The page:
Our Layer Hens, Part 1

It seems like most days lately I go to sleep thinking about farm stuff and wake up thinking about farm stuff. And some nights I spend half the night thinking about farm stuff instead of sleeping. I think it’s just the time of year. A break from some of the more intense physical tasks gives the brain a chance to churn.

So this morning I woke up thinking that the outbuildings on this farm are like the slums, the ghettos of farm buildings. Every single one of them needs a bulldozer and a match. The insurance company refuses to cover them.

And then Christian left a comment in an earlier post asking for details of our laying hen setup.

And I thought, why not? It will at least be good for a few laughs.

Our layers are totally free range. Their homebase is supposed to be the corncrib:

This building appears to be reasonably sound. The cribbing holds it relatively square. But the cribbing also makes it difficult to do much useful with it. We had a carpenter out this spring thinking we could take out the cribbing and brace it from the top for support, then turn it into a decent farrowing/finishing building for the hogs. But his opinion was that it would also have to be braced from the bottom, which would then mean having some sort of floor, and we didn’t want a floor in a hog building. (Any of you engineer types have an idea?)


Here’s a look down the alley of the corncrib. You can see Matt’s built a divider down the middle. This makes a useful chute for running cattle into the trailer, or into a headgate when doing vet work. Someday I’ll show the pen and corral setup he designed for the cattle. It’s made working cattle much easier.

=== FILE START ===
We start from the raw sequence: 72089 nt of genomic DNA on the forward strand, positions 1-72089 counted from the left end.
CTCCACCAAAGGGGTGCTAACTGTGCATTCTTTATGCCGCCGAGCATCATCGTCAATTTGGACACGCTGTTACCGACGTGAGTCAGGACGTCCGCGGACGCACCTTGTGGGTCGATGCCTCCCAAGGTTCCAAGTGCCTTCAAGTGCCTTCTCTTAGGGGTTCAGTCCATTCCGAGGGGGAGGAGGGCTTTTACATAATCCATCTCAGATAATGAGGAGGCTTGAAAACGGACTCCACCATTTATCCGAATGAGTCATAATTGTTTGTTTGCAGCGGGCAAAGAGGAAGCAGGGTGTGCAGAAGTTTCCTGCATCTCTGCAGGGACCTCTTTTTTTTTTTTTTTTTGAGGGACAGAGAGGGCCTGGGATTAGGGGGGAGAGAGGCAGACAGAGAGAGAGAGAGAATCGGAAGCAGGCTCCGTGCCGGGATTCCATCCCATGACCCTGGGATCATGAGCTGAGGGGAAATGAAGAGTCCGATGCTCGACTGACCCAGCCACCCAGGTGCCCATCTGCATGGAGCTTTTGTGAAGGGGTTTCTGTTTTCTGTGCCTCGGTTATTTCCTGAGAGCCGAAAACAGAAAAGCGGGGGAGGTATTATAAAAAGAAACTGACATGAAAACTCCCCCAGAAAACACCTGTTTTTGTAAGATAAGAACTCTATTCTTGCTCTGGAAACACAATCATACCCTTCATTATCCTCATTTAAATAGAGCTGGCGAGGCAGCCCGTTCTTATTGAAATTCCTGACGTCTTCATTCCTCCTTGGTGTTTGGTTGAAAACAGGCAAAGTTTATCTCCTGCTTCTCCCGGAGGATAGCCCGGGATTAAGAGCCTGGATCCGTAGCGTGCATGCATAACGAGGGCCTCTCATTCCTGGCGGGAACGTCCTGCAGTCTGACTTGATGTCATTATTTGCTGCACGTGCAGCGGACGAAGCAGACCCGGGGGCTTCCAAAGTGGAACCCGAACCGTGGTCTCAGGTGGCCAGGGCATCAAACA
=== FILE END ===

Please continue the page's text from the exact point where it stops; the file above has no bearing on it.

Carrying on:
In cold or wet weather the chickens like to hang out on this side of the crib during the day.

Their actual coop is the old grainery room at the southwest end of the crib. It was originally used for storing animal feed. This room has solid walls rather than the spaced out cribbing boards, giving it a little more protection from the elements, but is open at the top allowing good ventilation without being too drafty. Matt built a ramp up for the chickens, and cut a pop door at the bottom of the grainery door. This allows us to shut them in if needed, but we hardly ever do. During the winter I keep the big door shut and they use the pop door for in-and-out access.

So there’s Part 1 of our laying hen setup. Are you laughing, or crying? Tomorrow I’ll show you the inside of the coop.

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6 Responses to Our Layer Hens, Part 1

  1. Patti says:

    My comment got lost….I think… Your buildings are NOT that bad. Very sturdy and useful!! We use what we have eh? If you want a good laugh come look at me place!! :):)

  2. Stacie says:

    outbuildings! yeah!!

  3. meanders says:

    I love your chickens’ crib! I’m thinking of getting a *small* laying flock here in suburban CT and I have a question–do you have any predator problems in your setup (either by land or air)? The crib setup looks like it works well in the winter, providing lots of space to scratch out of the snow. (PS, I formerly posted as aew, but I’m having technical difficulty, so now I’m meanders.)

  4. I think the way you’re treating the chickens is fantastic. If they had to choose I bet they would prefer these buildings over a really nice new chicken shed and being stuck in cages and not able to move around.Keep up the good work!

  5. Peter comly says:

    How about sooner rather than later with the corral info. I just finished up my yearly rodeo (the time of year when I sort the keepers from the eaters and swear that by next time I will have a functional handling set up). It was actually just dumb luck that I was able to catch the one who’s got a 400 foot flight zone.

  6. Christian says:

    It just so happens that I am a civil engineer. If I understand you correctly, you wish to remove some of the load-bearing partition walls in the corncrib to open up the floor space. Is that correct? Without seeing the structure in person or really knowing many details, I can only offer generalized advice. If by “bottom bracing” you mean adding posts, this can be achieved without adding a floor. You could pour concrete piers to set the posts on just as you would if you were building a deck. However, the corncrib does not appear to be wide enough to require posts if you can beef up the rafters sufficiently. The next time you are pressed for a topic to blog about, let’s have an expose’ on the corn crib!